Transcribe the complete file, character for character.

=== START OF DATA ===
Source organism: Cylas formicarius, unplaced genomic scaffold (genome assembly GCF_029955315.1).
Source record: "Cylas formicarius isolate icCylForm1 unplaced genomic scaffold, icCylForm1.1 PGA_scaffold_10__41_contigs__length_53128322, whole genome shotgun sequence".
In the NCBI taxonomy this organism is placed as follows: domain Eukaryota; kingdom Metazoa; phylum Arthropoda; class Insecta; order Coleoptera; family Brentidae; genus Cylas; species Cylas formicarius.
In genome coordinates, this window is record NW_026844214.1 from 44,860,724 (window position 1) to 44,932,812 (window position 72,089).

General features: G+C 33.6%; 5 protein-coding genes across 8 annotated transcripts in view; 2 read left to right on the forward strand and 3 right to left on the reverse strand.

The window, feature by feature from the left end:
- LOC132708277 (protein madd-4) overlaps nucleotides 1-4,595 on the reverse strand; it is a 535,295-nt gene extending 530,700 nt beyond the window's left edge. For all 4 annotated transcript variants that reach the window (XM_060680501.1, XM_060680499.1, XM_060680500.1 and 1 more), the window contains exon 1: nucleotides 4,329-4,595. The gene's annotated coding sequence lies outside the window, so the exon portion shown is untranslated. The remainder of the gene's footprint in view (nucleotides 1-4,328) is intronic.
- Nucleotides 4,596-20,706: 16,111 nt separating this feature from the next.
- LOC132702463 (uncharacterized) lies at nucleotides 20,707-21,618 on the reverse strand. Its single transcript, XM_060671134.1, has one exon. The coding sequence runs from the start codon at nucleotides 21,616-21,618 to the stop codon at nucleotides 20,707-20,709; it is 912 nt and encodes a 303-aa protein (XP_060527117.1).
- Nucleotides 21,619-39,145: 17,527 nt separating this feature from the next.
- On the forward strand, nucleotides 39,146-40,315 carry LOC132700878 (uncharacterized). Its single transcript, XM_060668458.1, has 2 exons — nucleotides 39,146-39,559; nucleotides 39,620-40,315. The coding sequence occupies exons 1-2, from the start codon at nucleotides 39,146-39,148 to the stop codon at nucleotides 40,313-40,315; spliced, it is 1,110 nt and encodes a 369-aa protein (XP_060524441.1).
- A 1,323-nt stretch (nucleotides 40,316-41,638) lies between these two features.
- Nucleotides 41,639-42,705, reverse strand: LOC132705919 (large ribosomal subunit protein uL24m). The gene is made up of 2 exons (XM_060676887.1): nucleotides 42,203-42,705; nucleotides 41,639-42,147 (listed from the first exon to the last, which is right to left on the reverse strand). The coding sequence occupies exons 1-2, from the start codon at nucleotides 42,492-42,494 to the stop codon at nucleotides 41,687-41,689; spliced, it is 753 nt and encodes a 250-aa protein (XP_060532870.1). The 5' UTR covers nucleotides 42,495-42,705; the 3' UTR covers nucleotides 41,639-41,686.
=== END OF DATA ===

Source organism: Cylas formicarius, unplaced genomic scaffold (genome assembly GCF_029955315.1).
Source record: "Cylas formicarius isolate icCylForm1 unplaced genomic scaffold, icCylForm1.1 PGA_scaffold_10__41_contigs__length_53128322, whole genome shotgun sequence".
In the NCBI taxonomy this organism is placed as follows: domain Eukaryota; kingdom Metazoa; phylum Arthropoda; class Insecta; order Coleoptera; family Brentidae; genus Cylas; species Cylas formicarius.
In genome coordinates, this window is record NW_026844214.1 from 44,860,724 (window position 1) to 44,932,812 (window position 72,089).

General features: G+C 33.6%; 5 protein-coding genes across 8 annotated transcripts in view; 2 read left to right on the forward strand and 3 right to left on the reverse strand.

The window, feature by feature from the left end:
- LOC132708277 (protein madd-4) overlaps nucleotides 1-4,595 on the reverse strand; it is a 535,295-nt gene extending 530,700 nt beyond the window's left edge. For all 4 annotated transcript variants that reach the window (XM_060680501.1, XM_060680499.1, XM_060680500.1 and 1 more), the window contains exon 1: nucleotides 4,329-4,595. The gene's annotated coding sequence lies outside the window, so the exon portion shown is untranslated. The remainder of the gene's footprint in view (nucleotides 1-4,328) is intronic.
- Nucleotides 4,596-20,706: 16,111 nt separating this feature from the next.
- LOC132702463 (uncharacterized) lies at nucleotides 20,707-21,618 on the reverse strand. Its single transcript, XM_060671134.1, has one exon. The coding sequence runs from the start codon at nucleotides 21,616-21,618 to the stop codon at nucleotides 20,707-20,709; it is 912 nt and encodes a 303-aa protein (XP_060527117.1).
- Nucleotides 21,619-39,145: 17,527 nt separating this feature from the next.
- On the forward strand, nucleotides 39,146-40,315 carry LOC132700878 (uncharacterized). Its single transcript, XM_060668458.1, has 2 exons — nucleotides 39,146-39,559; nucleotides 39,620-40,315. The coding sequence occupies exons 1-2, from the start codon at nucleotides 39,146-39,148 to the stop codon at nucleotides 40,313-40,315; spliced, it is 1,110 nt and encodes a 369-aa protein (XP_060524441.1).
- A 1,323-nt stretch (nucleotides 40,316-41,638) lies between these two features.
- Nucleotides 41,639-42,705, reverse strand: LOC132705919 (large ribosomal subunit protein uL24m). The gene is made up of 2 exons (XM_060676887.1): nucleotides 42,203-42,705; nucleotides 41,639-42,147 (listed from the first exon to the last, which is right to left on the reverse strand). The coding sequence occupies exons 1-2, from the start codon at nucleotides 42,492-42,494 to the stop codon at nucleotides 41,687-41,689; spliced, it is 753 nt and encodes a 250-aa protein (XP_060532870.1). The 5' UTR covers nucleotides 42,495-42,705; the 3' UTR covers nucleotides 41,639-41,686.